Employment Law: Maternity Leave to Career Breaks
There are so many different aspects of employment law that can apply to any given situation. Some of the most common questions seem to revolve around time off, working hours, and maternity/paternity rights...all areas of law which have recently been revised.
How Much Time Off Work am I Entitled to?Under UK law, all paid employees are entitled to a legal minimum amount of holiday. Since 1 October 2007, all UK employees have been entitled to a minimum of 4.8 weeks paid leave, which works out at 24 days if you work a five day week. This increases to a minimum of 5.6 weeks or 28 days from 1 April 2009
If you work part-time, you are still entitled to the same amount of holidays, just calculated pro rata, and you must start building up your holiday entitlement as soon as you start working for an employer, so you can’t be told that you’re only entitled to time off when you’ve been there six months for example. Employment law dictates that employers can, unfortunately, include bank and public holidays in your allowance. Some give them as extra – check your contract if you’re not sure.
If you fall pregnant, you still accrue annual leave during any maternity leave. The same applies to paternity and adoption leave, and if you leave an employer, you must be paid for any annual leave you haven’t yet taken, pro rata.
Maternity and Paternity Employment LawIf you or your partner fall pregnant, you’ll need to have a good idea of what you’re entitled to, leave and employment wise. In a nutshell, pregnant employees have four main legal rights:
- paid time off for and antenatal care
- maternity leave of 52 weeks ( which is made up from 26 weeks’ Ordinary Maternity Leave and then 26 weeks’ Additional Maternity Leave)
- maternity pay and benefits
- protection from discrimination or unfair treatment based on their pregnancy.
Maternity Leave AllowancesThe legal minimum amount of statutory maternity leave is 52 weeks – check with your local benefits office to find out if you’re entitled to Statutory Maternity Pay – some women can claim this for up to 39 weeks.
You can only qualify for maternity leave if you are legally classed as an employee. If you are self-employed for tax purposes, that usually also means that you're classed as self-employed when it comes to maternity leave and other employment rights, too.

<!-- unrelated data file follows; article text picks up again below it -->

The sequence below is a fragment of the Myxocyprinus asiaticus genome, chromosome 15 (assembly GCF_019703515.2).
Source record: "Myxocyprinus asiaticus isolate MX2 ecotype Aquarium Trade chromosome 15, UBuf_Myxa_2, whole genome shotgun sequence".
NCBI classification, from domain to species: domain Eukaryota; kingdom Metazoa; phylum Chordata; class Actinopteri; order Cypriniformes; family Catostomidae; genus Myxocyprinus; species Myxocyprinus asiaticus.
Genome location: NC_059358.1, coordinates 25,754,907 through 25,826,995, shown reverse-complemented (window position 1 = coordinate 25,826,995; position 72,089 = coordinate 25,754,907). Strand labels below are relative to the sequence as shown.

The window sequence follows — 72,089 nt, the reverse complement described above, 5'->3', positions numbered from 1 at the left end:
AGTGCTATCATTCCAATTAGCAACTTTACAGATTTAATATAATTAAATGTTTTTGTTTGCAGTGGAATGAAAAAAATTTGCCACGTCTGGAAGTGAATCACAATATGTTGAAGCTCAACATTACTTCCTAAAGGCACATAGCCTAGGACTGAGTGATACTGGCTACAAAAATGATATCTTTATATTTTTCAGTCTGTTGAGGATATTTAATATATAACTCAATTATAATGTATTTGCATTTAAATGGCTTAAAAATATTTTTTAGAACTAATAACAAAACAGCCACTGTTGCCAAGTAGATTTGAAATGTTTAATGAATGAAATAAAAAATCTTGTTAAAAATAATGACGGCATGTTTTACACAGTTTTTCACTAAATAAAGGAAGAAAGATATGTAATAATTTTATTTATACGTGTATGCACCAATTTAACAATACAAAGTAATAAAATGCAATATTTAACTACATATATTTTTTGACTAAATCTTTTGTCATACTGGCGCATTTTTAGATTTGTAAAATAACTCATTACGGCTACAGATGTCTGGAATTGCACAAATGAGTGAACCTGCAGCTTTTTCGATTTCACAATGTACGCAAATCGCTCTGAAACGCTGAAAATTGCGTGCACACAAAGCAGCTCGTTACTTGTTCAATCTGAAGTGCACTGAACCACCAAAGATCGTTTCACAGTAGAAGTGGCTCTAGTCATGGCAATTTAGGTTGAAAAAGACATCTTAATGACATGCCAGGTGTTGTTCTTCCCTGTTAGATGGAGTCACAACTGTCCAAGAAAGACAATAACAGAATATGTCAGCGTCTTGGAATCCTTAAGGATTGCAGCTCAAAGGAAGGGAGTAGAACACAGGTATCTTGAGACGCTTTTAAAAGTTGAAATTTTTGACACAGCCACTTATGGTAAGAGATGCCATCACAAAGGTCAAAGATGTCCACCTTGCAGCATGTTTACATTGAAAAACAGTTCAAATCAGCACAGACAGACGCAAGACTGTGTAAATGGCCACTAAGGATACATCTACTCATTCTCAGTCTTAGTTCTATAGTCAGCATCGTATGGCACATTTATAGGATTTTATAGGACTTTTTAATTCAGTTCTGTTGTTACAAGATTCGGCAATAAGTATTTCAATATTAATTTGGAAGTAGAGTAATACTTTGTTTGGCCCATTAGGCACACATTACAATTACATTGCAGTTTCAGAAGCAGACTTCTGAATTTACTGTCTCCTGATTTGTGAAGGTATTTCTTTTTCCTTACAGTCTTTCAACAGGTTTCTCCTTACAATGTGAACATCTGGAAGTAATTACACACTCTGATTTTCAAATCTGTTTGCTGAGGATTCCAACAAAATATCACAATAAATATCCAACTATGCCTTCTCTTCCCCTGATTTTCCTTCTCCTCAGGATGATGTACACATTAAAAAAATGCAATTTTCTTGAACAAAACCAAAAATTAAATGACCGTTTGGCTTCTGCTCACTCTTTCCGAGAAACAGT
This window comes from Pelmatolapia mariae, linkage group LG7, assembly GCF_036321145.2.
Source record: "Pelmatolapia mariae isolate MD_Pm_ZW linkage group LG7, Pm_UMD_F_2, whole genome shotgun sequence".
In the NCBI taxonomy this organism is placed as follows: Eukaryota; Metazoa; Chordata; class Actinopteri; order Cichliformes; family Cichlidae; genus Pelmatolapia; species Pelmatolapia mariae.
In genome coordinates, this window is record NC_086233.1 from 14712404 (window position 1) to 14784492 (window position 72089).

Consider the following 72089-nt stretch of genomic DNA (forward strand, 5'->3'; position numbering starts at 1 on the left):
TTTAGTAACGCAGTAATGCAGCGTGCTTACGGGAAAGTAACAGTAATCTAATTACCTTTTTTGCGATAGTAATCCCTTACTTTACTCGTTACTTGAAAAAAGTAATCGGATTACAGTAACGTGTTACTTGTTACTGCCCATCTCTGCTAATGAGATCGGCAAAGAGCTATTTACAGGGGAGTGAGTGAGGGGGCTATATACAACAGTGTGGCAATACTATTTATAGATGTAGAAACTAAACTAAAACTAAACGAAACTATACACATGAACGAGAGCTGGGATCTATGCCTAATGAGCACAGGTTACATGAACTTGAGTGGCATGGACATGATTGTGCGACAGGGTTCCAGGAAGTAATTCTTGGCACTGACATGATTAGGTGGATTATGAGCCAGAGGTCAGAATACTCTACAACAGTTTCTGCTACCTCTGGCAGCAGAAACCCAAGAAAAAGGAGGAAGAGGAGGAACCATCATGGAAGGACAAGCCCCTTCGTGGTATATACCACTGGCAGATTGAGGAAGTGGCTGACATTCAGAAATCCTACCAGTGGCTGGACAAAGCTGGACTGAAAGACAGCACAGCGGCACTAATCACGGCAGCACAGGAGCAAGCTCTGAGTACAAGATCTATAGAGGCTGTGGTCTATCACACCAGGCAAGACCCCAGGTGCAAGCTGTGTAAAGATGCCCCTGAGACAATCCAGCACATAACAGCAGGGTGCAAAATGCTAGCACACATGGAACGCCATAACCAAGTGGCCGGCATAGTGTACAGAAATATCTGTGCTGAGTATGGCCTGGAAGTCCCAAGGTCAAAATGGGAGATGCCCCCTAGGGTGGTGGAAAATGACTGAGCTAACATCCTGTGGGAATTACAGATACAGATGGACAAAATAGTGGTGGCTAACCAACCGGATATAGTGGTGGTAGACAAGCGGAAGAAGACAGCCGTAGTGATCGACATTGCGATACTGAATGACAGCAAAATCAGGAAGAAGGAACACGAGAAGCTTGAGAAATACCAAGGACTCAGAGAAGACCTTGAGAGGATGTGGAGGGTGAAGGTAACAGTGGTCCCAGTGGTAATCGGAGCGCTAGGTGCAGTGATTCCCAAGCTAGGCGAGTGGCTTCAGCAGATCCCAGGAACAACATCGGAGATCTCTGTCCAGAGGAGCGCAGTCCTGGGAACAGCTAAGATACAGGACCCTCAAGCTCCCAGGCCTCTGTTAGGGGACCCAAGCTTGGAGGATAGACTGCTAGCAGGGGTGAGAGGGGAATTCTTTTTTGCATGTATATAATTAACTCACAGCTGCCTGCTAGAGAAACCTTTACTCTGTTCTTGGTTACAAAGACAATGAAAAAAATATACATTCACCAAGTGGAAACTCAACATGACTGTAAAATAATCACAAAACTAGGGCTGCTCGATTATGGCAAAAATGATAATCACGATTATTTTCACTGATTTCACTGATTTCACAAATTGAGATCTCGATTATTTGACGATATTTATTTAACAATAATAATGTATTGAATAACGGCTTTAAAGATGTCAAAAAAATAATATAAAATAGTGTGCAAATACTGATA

If you’re employed, many workplaces have generous maternity schemes which tend to be much better than the legal minimum amount. Have a word with your employer's HR department and see what’s available. It’s illegal for your employer to offer you less than the statutory scheme.
You’re legally entitled to 26 weeks of 'Ordinary Maternity Leave' and then another 26 weeks 'Additional Maternity Leave' and it doesn’t matter how long you've been with your employer, whether you are full or part time, or how much you're paid.
What About Paternity Leave?As a new father, you’re entitled to paid paternity leave of either one or two weeks. The time off has to be in blocks, and if you take two weeks they have to be taken at the same time.
You can start your paternity leave on the day the baby's born, choose to take it days or weeks after the baby's born, as long as it’s between the day the child is born and 56 days after the birth.
Flexible Working – What are My Rights?Legally, some employees have a right to ask for flexible working patterns, although not a right to get them! If you are employed and have worked for at least 26 weeks continuously for that employer, you can ask for flexible working arrangements if:
- you have a child under six (or under 18 if they are disabled)
- you are responsible for the child, or are the partner of someone who is legally responsible for them, and you are applying for flexible working to look after that child.
- You care for an adult who is a partner or spouse or relative - or in some circumstances someone unrelated who lives with you.
There is more detailed information on employment law on visiting the direct.gov.uk website.
Or you can get specific advice from your local Citizens Advice Bureau.